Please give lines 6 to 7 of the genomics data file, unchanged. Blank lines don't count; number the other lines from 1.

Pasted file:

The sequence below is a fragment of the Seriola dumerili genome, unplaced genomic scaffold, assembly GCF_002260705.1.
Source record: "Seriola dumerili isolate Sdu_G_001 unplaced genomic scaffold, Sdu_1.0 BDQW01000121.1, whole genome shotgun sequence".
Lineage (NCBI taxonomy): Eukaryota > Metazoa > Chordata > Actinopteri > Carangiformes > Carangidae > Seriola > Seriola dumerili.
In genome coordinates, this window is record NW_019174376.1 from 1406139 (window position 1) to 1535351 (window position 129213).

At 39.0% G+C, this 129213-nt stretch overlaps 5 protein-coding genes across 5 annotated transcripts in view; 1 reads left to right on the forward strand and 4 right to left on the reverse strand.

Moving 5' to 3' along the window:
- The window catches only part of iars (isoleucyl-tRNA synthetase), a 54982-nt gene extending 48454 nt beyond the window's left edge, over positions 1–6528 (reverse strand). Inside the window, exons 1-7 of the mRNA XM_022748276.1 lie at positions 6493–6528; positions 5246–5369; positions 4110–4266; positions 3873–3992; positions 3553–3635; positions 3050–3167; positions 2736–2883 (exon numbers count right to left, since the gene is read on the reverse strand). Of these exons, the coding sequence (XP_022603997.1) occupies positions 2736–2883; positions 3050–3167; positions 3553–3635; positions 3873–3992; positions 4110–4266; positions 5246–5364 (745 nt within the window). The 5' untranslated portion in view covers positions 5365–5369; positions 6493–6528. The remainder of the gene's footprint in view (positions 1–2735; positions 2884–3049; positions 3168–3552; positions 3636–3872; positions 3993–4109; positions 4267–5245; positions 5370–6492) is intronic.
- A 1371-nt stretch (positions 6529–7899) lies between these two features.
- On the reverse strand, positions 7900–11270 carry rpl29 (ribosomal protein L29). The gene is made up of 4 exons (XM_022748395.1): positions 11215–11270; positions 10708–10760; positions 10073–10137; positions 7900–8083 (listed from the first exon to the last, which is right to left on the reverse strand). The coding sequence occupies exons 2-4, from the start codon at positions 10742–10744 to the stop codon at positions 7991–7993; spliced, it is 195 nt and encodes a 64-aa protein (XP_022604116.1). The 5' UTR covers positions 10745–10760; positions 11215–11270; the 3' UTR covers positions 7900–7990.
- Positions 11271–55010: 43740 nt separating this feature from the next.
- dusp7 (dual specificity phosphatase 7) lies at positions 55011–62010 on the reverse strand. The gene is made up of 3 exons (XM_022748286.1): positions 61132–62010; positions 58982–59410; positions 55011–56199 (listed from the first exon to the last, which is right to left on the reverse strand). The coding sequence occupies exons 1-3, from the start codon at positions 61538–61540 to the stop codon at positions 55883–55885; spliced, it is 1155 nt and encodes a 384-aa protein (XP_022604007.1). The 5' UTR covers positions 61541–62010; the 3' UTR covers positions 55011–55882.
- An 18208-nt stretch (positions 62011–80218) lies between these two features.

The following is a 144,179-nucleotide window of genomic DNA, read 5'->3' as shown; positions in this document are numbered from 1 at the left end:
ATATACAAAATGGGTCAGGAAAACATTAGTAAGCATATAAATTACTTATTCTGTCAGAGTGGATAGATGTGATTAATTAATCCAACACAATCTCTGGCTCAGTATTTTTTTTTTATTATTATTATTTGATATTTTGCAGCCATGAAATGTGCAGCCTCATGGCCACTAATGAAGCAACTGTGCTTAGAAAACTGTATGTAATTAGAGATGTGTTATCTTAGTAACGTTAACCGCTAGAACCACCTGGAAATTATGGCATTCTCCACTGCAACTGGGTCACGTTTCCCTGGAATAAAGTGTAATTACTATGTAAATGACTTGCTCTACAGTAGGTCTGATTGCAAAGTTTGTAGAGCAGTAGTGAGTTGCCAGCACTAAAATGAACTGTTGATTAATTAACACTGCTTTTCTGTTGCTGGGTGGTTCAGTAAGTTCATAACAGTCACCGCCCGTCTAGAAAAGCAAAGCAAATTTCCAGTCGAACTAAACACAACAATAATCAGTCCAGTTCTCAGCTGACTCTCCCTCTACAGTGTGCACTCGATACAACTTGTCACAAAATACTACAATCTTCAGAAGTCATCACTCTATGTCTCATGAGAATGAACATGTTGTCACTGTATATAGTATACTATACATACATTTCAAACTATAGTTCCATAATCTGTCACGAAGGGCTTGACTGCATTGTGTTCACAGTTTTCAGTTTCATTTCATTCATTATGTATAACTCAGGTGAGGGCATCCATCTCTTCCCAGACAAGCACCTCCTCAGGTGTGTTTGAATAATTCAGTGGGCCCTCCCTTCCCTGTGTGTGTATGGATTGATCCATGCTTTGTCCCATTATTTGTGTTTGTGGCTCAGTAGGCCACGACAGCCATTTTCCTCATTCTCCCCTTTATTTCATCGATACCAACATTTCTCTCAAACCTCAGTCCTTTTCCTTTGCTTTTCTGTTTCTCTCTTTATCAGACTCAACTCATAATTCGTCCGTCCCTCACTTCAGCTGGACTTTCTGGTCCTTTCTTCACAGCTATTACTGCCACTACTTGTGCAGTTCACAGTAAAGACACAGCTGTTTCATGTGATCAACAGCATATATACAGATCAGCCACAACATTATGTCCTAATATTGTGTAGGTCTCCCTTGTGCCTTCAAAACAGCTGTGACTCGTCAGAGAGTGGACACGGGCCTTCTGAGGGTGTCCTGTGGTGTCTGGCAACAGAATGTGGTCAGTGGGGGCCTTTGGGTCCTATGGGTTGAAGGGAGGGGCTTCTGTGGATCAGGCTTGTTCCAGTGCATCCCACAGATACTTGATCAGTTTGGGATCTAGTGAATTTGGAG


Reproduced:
Moving 5' to 3' along the window:
- The window catches only part of iars (isoleucyl-tRNA synthetase), a 54982-nt gene extending 48454 nt beyond the window's left edge, over positions 1–6528 (reverse strand). Inside the window, exons 1-7 of the mRNA XM_022748276.1 lie at positions 6493–6528; positions 5246–5369; positions 4110–4266; positions 3873–3992; positions 3553–3635; positions 3050–3167; positions 2736–2883 (exon numbers count right to left, since the gene is read on the reverse strand). Of these exons, the coding sequence (XP_022603997.1) occupies positions 2736–2883; positions 3050–3167; positions 3553–3635; positions 3873–3992; positions 4110–4266; positions 5246–5364 (745 nt within the window). The 5' untranslated portion in view covers positions 5365–5369; positions 6493–6528. The remainder of the gene's footprint in view (positions 1–2735; positions 2884–3049; positions 3168–3552; positions 3636–3872; positions 3993–4109; positions 4267–5245; positions 5370–6492) is intronic.